The 10 reasons you should hire a Professional Tax Preparer
Tax Professional’s are trained in the proper techniques of individual tax return preparation. The Tax Professional understands what documentation is required to obtain your best tax results within the law. Most Tax Professionals will use checklists and organizers to ensure that no tax deduction or potential income is overlooked. The tax professional will review your documents with you and assist you in gathering the tax documents required. He or She will thoroughly review the
returns ensuring the returns are filed with no errors or omissions giving you the confidence you are filing an accurate return. The Professional Preparer will provide you with a complete and professionally assembled return for your records and will maintain a copy of the return and his
documentation for a period of 3 to 7 years.
2. A Tax Professional can save you money
The biggest reason people hesitate to hire a Tax Professional is the cost. A good Tax Professional is worth far more than the cost of return preparation. The Tax Professional can save you more money than you would pay in taxes simply because they know more about the tax law.
They stay up-to-date on all the tax law changes and know all the tax breaks that apply to your return or business, thus wouldn’t overlook deductions or credits you may be eligible for. The Tax Professional will save you penalties and interest by not making the typical mistakes of a novice. One needs to remember that penalties and interest can sometimes be more than the additional tax assessment. A Tax Professional typically provides guidance during the year which will maximize your tax refund or minimize the tax balance due by utilizing proper tax planning.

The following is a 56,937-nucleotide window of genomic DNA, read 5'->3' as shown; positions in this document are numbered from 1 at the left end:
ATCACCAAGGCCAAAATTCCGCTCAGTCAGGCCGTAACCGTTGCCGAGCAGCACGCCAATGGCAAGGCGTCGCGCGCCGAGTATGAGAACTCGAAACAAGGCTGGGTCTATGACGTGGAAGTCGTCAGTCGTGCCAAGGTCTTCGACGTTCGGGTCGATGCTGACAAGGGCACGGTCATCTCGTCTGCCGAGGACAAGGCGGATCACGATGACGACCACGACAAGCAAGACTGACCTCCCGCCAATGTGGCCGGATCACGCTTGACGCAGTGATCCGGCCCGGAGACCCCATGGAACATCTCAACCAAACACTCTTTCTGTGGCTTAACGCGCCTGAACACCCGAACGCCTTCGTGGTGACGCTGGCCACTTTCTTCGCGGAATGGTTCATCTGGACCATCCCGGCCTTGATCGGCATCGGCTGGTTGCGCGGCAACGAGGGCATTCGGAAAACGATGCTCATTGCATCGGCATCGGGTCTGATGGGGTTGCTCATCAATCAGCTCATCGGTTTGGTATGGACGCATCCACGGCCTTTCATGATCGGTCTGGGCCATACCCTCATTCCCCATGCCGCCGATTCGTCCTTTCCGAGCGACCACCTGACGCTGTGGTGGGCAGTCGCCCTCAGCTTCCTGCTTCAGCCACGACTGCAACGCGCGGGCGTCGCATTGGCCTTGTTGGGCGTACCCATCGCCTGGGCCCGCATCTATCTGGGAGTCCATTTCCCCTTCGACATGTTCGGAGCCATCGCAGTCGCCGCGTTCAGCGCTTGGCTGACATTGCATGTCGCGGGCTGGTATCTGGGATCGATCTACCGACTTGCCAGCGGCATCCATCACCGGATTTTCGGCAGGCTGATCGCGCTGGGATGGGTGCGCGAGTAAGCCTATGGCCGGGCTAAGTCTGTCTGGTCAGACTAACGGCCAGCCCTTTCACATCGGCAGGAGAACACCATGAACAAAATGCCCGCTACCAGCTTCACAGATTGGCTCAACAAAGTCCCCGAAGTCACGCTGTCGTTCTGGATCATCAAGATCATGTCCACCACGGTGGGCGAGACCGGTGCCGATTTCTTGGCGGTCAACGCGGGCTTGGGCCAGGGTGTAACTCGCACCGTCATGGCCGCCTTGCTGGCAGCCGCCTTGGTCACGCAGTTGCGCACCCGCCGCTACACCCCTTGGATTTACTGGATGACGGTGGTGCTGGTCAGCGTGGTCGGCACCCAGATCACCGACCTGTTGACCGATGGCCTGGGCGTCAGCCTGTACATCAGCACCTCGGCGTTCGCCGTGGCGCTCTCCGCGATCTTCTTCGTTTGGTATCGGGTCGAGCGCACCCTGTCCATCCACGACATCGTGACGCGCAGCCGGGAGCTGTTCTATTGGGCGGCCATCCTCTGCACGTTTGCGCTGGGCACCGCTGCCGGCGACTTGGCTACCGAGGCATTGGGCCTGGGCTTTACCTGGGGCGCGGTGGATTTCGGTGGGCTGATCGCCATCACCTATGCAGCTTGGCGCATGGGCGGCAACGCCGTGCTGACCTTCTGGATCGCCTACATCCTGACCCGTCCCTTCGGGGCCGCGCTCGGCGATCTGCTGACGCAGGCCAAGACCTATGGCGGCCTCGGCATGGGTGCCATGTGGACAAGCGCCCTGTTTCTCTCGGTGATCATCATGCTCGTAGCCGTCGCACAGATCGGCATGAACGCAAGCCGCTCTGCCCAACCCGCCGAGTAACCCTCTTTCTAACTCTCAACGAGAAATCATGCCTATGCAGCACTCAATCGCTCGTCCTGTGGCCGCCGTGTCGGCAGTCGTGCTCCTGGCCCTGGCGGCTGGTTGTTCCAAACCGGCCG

3. Avoid common tax filing mistakes
Common mistakes like filing single when you should be filing married, filing separate or including someone as a dependent who isn’t can lead to interest, penalties and additional taxes owed. A Tax Professional who is properly trained can eliminate common errors that occur due
to taxpayer’s misinterpretation of the basic rules of tax law.
4. Small Business taxes can be complicated
Small business taxes can be complicated and may have legal considerations that need to be followed. The Tax Professional is well versed in these complications and can advise the taxpayer how to handle these complications. Many Tax Professionals prepare small business 1099′s which are due to the vendor by January 31st. This is just one example of a factor that a small business owner might not be aware of. Having a Tax Professional review these items can provide
a “peace of mind” factor that’s valuable to all small business owners.
5. A Tax Professional can save you Time
When you have a Tax Professional do your taxes, you are going to be able to save a lot of time by not having to deal the uncertainty of possibly having forgotten something. The Tax Professional does this by providing an organizer and asking the right questions that will
eliminate the possibility of you spinning your wheels looking for unnecessary information that is not pertinent to your return. An example of this would be medical expenses incurred by an
individual. Much paper work and compiling maybe required to obtain the total medical expenses to include in schedule A. However, as a Tax Professional I can ask a client if there was an unusual
amount of medical expenses which would come close to 7.5% of the client’s Adjusted gross income. If the answer makes it clear that medical is not deductible thean we saved the time necessary to
gather this information.
6. Audit Assistance
Many Tax Professionals provide audit assistance in the event that you are ever audited. They can also help you respond to IRS and state notices and letters. The Tax Professional will have records
that he/she compiled, during the preparation process, which will help in the defense of your return in an audit situation. Being audited is nothing to be afraid of. However, not understanding the audit process can cause unnecessary stress. This can be avoided by using a Tax Professional.
7. Uncomplicate the sale of stocks or bonds